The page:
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Where the Mayoral Candidates Stand on the Big Issues

Sure, the mayoral election [1] is more than a month away but a ballot [2] may hit your mailbox next week.

And early, in-person voting [3] starts Monday.

We put together a quick guide to David Alvarez [4]‘s and Kevin Faulconer [5]‘s positions on top city issues to help you get up to speed as the election approaches.

If you’d like to dive deeper into the issues and the candidates’ perspectives, check out the links below the chart.

Mayor's Race Issues Box [6]

Street and sidewalk repairs and the infrastructure mega bond: Here’s a primer [7] on the city’s needs, and the story behind the big bond [8], plus our posts on where Alvarez [9] and Faulconer [10] stand.

Emergency response times: The city’s first responders arrive late to emergency calls an average of more than twice an hour every day but communities within 9 1/2 miles south and east of downtown San Diego are most likely to encounter delayed responses [7]. Ahead of the November primary, we asked the mayoral candidates about their plans [11] to address the discrepancies.

Job-creation strategies: Read the plans Alvarez [12] and Faulconer [13] released before the primary.

Police retention: Here are three Fact Checks we’ve written on the issue here [14], here [15] and here [16]. Faulconer and Fletcher released a Police Department plan [17] and Alvarez addressed police retention issues [18] in his mayoral blueprint.

Affordable housing: Here’s a primer [19] on the affordable-housing fee increase recently approved by the City Council. Alvarez is an outspoken backer [20] of the fee hike; Faulconer is one of its chief opponents. [21]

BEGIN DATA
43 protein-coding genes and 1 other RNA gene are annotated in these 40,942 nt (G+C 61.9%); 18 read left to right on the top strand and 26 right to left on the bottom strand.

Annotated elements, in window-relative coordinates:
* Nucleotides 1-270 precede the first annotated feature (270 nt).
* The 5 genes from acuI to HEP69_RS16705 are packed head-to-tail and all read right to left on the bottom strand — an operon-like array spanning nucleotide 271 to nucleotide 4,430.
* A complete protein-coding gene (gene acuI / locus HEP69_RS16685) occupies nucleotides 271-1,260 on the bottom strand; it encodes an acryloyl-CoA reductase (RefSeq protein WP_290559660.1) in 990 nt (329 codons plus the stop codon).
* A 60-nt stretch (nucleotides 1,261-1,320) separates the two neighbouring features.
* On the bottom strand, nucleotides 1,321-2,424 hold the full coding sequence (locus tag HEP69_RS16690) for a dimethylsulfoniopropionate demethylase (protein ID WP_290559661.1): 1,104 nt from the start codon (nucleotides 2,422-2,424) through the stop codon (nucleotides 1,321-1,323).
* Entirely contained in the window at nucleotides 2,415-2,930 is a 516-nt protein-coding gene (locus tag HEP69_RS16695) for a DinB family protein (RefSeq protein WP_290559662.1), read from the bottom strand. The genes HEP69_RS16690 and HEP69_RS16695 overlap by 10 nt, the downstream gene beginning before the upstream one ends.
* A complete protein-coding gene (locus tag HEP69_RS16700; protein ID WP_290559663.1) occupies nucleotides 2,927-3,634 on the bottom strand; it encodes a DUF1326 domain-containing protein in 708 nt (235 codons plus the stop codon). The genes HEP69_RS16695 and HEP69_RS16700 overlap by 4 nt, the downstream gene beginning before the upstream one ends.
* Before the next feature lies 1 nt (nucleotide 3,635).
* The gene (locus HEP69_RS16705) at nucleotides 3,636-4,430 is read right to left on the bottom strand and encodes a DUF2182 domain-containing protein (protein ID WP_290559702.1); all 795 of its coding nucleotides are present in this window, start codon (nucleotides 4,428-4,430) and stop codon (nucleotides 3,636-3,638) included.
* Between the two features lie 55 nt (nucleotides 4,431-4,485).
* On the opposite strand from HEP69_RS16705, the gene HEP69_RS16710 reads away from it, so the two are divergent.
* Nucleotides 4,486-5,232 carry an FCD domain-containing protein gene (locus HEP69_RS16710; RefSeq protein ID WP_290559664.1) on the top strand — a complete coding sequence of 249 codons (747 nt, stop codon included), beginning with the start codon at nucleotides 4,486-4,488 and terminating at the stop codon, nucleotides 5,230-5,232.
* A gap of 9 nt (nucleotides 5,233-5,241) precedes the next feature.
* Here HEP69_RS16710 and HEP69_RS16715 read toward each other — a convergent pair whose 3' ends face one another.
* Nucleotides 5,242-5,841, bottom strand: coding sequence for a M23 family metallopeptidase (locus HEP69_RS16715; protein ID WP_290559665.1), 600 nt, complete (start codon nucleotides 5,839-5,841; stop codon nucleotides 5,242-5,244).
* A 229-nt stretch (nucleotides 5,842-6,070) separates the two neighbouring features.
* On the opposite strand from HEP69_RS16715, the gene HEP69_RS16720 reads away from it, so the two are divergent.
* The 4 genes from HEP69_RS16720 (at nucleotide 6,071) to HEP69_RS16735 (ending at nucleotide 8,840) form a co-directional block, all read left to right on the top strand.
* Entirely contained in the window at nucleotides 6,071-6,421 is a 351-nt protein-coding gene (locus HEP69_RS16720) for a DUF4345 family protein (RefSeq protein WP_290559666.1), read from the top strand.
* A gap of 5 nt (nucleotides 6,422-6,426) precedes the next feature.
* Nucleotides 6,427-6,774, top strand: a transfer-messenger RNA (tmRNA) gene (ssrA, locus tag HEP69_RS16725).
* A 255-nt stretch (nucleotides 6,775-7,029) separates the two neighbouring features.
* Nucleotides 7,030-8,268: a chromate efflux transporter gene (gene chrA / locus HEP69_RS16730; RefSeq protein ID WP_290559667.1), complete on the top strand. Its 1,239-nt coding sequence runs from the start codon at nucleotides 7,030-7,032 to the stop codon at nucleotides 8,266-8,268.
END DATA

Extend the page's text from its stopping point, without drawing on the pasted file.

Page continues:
Barrio Logan plan: Here’s our explainer [22] on the Barrio Logan community plan update approved by the City Council in September. Alvarez brokered a compromise [23] that allowed the blueprint to move forward but Faulconer later helped refer [24] it to the ballot. Voters are set to weigh in this summer [25].

Outsourcing/competitive bidding for city services: In 2006, voters gave city officials the option to outsource some city services [26] and it’ll be up to the next mayor to decide whether to proceed with that approach.

Prevailing/minimum wage hikes: In July, the City Council approved [27] a prevailing wage ordinance that means generally higher wages for most city construction contract workers. State legislators later voted [28] to hike the state’s minimum wage in coming years.

Open government: A Council committee unanimously voted to create a policy to make government data more accessible and Alvarez has proposed some other changes [29] to the city charter that would encourage transparency. Faulconer released his own plan [30] in November.

Medical marijuana: The City Council approved a medical marijuana ordinance in 2011 only to rescind it under pressure from medical marijuana advocates who thought it was too restrictive. Confusion [31] has largely reigned since. The City Council is set to review a new ordinance [32] in February.

New Chargers stadium: The Chargers have long sought a new football stadium without much success. Here’s a video explainer [33] on the stadium push.